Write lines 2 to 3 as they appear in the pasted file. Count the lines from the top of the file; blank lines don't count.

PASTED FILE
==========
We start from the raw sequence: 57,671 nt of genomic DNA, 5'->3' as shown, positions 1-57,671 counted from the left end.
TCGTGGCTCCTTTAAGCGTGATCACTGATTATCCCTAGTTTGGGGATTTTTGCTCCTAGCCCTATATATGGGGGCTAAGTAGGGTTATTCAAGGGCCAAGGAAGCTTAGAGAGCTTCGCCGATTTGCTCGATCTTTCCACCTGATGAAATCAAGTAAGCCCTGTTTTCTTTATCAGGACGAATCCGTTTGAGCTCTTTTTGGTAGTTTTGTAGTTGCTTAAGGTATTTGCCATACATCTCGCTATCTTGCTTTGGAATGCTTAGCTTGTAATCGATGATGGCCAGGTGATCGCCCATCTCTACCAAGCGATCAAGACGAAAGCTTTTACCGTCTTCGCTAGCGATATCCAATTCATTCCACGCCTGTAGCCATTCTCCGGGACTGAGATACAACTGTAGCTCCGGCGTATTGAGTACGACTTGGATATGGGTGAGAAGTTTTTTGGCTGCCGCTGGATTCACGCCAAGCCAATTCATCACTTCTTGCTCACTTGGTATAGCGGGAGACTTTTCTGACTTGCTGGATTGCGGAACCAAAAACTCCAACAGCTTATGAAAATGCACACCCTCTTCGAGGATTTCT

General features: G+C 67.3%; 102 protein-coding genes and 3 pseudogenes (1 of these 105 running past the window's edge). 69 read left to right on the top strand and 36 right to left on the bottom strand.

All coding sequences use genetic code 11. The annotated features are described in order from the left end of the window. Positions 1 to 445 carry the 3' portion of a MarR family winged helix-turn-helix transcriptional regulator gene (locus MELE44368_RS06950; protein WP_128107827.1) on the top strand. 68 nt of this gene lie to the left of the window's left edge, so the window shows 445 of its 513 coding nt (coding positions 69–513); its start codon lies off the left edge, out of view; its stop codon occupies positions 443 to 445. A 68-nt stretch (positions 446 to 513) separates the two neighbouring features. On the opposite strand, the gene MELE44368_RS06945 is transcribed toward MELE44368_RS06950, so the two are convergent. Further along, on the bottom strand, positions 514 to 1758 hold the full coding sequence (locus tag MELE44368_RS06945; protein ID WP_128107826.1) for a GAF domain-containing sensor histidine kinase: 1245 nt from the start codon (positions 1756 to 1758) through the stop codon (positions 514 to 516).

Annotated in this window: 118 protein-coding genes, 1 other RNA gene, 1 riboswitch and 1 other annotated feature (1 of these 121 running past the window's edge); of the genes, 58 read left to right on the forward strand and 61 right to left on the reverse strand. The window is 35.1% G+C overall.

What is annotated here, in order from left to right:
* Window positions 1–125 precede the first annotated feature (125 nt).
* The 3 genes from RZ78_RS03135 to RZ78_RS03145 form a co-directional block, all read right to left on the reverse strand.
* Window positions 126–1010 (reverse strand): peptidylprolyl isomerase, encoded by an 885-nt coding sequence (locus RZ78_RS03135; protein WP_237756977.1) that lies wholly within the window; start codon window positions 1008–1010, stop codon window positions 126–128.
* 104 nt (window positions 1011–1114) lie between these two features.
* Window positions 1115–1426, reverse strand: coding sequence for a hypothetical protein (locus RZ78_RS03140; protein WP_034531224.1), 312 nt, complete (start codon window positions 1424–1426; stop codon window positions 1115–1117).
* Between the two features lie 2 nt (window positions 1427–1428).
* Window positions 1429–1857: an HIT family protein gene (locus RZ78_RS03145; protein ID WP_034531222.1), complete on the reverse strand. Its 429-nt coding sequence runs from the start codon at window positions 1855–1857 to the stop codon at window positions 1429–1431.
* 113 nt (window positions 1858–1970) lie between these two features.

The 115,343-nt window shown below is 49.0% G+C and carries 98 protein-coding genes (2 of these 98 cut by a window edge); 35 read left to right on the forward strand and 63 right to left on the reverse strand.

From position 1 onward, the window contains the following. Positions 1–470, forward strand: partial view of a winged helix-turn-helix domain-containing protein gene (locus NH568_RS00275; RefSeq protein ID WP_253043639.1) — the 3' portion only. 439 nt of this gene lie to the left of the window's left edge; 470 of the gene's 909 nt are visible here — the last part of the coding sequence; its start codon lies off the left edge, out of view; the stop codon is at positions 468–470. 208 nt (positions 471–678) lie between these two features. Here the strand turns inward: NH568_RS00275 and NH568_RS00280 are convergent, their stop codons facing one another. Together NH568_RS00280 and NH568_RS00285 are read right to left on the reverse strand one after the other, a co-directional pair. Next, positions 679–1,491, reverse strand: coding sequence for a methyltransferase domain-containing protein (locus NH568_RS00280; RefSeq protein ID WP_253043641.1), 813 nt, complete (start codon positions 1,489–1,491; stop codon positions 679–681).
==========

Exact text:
TCGTGGCTCCTTTAAGCGTGATCACTGATTATCCCTAGTTTGGGGATTTTTGCTCCTAGCCCTATATATGGGGGCTAAGTAGGGTTATTCAAGGGCCAAGGAAGCTTAGAGAGCTTCGCCGATTTGCTCGATCTTTCCACCTGATGAAATCAAGTAAGCCCTGTTTTCTTTATCAGGACGAATCCGTTTGAGCTCTTTTTGGTAGTTTTGTAGTTGCTTAAGGTATTTGCCATACATCTCGCTATCTTGCTTTGGAATGCTTAGCTTGTAATCGATGATGGCCAGGTGATCGCCCATCTCTACCAAGCGATCAAGACGAAAGCTTTTACCGTCTTCGCTAGCGATATCCAATTCATTCCACGCCTGTAGCCATTCTCCGGGACTGAGATACAACTGTAGCTCCGGCGTATTGAGTACGACTTGGATATGGGTGAGAAGTTTTTTGGCTGCCGCTGGATTCACGCCAAGCCAATTCATCACTTCTTGCTCACTTGGTATAGCGGGAGACTTTTCTGACTTGCTGGATTGCGGAACCAAAAACTCCAACAGCTTATGAAAATGCACACCCTCTTCGAGGATTTCT

General features: G+C 67.3%; 102 protein-coding genes and 3 pseudogenes (1 of these 105 running past the window's edge). 69 read left to right on the top strand and 36 right to left on the bottom strand.